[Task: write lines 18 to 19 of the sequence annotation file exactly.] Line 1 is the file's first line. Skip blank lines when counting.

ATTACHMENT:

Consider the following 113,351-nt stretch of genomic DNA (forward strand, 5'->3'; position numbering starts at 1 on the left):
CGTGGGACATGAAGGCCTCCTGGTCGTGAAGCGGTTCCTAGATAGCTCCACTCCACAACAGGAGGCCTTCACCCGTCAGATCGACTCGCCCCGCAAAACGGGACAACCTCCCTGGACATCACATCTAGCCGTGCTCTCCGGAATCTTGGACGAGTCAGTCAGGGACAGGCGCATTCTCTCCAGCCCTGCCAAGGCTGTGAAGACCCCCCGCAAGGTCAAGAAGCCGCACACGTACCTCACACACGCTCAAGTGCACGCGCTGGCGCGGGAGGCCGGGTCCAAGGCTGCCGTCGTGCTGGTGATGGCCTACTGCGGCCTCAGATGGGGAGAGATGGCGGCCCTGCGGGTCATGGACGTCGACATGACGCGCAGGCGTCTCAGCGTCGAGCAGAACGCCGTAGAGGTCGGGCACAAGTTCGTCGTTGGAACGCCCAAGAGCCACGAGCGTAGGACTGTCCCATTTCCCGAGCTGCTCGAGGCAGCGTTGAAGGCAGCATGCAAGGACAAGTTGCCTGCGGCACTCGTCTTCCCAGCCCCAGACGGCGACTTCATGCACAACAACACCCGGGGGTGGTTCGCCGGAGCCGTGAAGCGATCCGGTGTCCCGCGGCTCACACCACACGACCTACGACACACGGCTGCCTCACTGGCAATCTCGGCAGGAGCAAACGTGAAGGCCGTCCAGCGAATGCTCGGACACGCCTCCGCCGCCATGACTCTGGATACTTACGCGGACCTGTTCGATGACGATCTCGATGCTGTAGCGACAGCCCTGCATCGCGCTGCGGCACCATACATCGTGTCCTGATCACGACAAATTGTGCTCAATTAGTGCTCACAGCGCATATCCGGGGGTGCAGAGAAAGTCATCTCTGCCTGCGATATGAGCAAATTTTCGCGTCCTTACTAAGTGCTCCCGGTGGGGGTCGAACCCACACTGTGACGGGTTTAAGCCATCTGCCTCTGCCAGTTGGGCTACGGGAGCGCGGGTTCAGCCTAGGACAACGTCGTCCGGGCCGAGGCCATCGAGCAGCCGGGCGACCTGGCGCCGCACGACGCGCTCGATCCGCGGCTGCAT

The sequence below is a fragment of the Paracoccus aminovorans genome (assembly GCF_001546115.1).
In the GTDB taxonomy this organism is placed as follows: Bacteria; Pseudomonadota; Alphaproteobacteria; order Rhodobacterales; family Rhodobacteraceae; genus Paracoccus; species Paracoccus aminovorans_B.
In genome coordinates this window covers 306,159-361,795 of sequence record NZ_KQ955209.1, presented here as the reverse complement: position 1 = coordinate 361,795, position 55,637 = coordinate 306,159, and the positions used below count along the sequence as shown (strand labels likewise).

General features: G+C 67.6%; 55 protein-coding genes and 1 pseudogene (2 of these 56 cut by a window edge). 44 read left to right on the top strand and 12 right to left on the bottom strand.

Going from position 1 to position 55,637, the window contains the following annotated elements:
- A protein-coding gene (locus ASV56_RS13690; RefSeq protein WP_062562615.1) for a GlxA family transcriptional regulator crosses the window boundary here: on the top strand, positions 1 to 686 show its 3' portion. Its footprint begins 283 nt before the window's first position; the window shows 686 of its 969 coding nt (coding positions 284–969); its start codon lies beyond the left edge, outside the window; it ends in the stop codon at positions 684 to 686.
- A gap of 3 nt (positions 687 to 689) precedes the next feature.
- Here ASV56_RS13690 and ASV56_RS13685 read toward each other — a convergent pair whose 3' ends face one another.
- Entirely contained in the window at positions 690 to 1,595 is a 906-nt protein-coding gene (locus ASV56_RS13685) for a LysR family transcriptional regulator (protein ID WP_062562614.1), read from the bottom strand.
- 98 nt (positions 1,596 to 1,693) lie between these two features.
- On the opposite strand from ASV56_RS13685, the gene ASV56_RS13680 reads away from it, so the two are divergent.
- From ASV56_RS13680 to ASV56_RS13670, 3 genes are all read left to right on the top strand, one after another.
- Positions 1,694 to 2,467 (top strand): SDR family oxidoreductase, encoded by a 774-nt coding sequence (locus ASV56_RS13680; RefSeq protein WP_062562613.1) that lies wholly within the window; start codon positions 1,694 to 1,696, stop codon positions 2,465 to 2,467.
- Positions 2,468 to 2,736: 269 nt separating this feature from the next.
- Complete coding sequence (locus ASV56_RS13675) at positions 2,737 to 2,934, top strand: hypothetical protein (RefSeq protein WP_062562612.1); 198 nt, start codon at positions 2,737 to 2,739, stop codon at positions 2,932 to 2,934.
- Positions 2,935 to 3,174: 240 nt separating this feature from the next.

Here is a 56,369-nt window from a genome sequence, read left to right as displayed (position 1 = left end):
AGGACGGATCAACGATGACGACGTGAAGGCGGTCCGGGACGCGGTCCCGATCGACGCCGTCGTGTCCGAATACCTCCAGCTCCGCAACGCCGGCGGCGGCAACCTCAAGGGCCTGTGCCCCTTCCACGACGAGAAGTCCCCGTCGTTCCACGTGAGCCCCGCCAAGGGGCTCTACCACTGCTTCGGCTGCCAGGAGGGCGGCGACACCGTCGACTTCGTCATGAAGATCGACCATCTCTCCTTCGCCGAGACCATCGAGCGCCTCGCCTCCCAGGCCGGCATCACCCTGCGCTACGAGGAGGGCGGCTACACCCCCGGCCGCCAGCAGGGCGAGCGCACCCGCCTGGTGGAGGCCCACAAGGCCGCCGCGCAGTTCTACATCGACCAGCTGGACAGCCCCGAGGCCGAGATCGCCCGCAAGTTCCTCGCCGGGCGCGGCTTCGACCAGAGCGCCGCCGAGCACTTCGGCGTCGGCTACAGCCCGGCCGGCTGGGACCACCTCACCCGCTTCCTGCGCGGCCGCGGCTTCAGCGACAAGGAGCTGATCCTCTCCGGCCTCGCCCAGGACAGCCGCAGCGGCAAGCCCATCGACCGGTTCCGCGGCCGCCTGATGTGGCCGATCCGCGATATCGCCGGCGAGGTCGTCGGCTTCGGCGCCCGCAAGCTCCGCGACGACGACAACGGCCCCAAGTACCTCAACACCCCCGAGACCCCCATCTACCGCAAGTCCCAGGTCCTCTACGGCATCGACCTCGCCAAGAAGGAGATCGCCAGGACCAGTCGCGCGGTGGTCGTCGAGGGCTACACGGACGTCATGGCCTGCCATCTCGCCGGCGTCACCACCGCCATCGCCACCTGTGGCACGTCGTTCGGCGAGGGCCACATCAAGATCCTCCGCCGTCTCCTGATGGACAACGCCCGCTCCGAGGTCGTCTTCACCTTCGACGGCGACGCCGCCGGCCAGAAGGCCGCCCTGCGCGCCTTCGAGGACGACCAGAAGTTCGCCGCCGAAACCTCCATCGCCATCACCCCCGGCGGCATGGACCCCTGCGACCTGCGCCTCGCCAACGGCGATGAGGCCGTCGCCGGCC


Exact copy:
- Positions 2,935 to 3,174: 240 nt separating this feature from the next.

Here is a 56,369-nt window from a genome sequence, read left to right as displayed (position 1 = left end):